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The government is reportedly planning to slash tuition fees to £7500 per year in an attempt to restore its popularity with younger voters.
Chancellor Phillip Hammond has directed the treasury to look into a raft of packages intended to ease the financial burden on students. Reported initiatives include limiting the rate of interest students pay, and increasing the repayment threshold.
The Conservatives lost the 18-24 vote to Labour by 47% in June’s general election after Jeremy Corbyn pledged to bring the cost of tuition down to nothing and restore maintenance grants for disadvantaged students.
Tuition fees have been a long established political football since their introduction by Labour in 1998, their tripling under the Coalition government in 2010 and the continuing incremental increases that mean a first year student will be paying £9250.
Due to the nature of the current tuition fee system however, every reduction in the total individual cost of tertiary education will go first and foremost to the highest earning graduates; these are the only students who are able to pay off their loans in full.
And with the growing popularity of free higher education across the developed world with the policy making up a large part of the popularity of Bernie Sanders and New Zealand’s Jacinda Ardern, this shift could mean that the current generation of British students could be the most indebted in the UK’s history.
The Sunday Times, which broke the news of the proposals, also reported that the government was looking into the inflammatory differentiation between courses in different disciplines, stating that some courses are considered not “value for money”.
Angela Rayner, Labour’s Shadow Education Secretary, argued the proposals didn’t go far enough for students from a lower income background. “The Chancellor’s reported proposals don’t help many who most need support – that is why Labour will bring back maintenance grants for disadvantaged students as well as abolishing tuition fees entirely.”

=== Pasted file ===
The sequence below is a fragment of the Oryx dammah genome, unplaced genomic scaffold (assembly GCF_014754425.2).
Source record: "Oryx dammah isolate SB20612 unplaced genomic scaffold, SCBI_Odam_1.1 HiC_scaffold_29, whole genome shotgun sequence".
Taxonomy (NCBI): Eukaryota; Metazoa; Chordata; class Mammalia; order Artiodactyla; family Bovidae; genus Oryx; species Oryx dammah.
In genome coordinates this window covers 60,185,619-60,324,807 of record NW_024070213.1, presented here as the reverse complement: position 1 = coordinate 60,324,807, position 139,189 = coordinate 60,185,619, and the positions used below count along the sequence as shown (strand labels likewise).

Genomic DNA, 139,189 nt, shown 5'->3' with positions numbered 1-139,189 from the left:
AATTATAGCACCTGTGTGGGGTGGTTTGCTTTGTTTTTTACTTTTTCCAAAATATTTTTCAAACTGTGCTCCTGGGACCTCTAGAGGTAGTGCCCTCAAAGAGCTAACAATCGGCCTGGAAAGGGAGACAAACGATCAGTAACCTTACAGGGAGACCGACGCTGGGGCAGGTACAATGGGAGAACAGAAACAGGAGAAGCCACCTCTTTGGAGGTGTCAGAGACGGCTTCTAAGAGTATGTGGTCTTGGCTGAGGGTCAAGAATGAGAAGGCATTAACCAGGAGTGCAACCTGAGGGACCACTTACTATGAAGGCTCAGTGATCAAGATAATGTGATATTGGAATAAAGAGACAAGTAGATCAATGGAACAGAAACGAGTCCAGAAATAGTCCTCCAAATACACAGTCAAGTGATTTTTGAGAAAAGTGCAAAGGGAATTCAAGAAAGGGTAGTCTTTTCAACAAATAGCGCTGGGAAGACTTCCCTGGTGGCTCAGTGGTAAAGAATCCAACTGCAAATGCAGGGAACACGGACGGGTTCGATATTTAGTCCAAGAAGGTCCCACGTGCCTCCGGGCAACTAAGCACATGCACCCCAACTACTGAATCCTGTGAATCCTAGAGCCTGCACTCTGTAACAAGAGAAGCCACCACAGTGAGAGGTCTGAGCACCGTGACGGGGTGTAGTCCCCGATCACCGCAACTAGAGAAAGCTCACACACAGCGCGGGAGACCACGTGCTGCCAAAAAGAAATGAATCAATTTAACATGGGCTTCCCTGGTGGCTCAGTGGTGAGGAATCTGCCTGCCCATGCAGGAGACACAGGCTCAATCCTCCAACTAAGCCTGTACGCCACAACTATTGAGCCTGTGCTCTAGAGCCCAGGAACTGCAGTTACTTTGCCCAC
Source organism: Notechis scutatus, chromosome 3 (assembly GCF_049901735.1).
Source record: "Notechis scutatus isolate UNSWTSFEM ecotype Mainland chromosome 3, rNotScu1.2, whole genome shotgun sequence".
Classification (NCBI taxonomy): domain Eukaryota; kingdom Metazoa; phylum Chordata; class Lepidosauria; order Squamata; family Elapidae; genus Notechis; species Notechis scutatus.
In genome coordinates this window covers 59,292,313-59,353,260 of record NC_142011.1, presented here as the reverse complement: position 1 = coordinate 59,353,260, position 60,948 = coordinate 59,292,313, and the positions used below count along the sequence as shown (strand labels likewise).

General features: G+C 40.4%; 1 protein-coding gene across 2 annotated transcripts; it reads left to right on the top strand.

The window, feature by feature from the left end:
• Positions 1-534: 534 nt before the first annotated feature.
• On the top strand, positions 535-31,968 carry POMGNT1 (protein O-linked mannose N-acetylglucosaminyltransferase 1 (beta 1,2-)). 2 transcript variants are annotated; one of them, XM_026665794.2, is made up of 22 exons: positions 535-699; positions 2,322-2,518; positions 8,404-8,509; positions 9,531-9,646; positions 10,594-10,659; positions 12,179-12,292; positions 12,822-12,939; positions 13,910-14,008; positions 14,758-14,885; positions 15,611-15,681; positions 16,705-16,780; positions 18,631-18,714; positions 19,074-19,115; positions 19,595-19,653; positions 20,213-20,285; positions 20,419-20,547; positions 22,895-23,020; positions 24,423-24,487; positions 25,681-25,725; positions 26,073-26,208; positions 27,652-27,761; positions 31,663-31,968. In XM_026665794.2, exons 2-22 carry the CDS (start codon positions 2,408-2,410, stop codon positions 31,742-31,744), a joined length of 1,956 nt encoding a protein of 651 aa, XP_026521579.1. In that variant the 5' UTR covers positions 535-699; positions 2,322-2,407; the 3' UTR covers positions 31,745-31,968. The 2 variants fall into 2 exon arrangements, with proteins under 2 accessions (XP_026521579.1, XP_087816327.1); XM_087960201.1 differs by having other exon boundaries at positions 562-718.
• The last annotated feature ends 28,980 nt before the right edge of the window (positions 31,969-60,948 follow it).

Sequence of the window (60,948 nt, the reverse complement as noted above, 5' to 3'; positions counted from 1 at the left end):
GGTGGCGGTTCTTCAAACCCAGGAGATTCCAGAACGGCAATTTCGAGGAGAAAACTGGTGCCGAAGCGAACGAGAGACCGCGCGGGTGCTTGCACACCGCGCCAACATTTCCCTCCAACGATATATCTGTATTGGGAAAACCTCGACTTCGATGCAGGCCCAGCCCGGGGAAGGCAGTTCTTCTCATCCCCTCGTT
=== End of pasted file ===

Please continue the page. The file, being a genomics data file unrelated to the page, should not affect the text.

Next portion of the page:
Backing her, Shakira Martin, the newly elected President of the National Union of students said that although she welcomed commitments from any political party to lower the current level of tuition fees, “the government is not going far enough.”
“We also hold strong reservations about creating differential tiers of tuition fees which wrongfully imply a gulf of difference between institutions based on flawed metrics of quality.”
The idea that subjects within each university could be subject to differential pricing will be a controversial one inside the world of academia. Student satisfaction surveys focused on perceived value for money have shown a gulf between the various disciplines, with the Higher Education Policy Institute revealing that medicine students were on average twice as satisfied with the value for money of their course than literature students.
But opening up higher education to market forces not only between the universities but between departments within those universities would be a radical departure from the way universities currently operate, and could eventually prove to have far more of an impact than any headline reduction in tuition fees.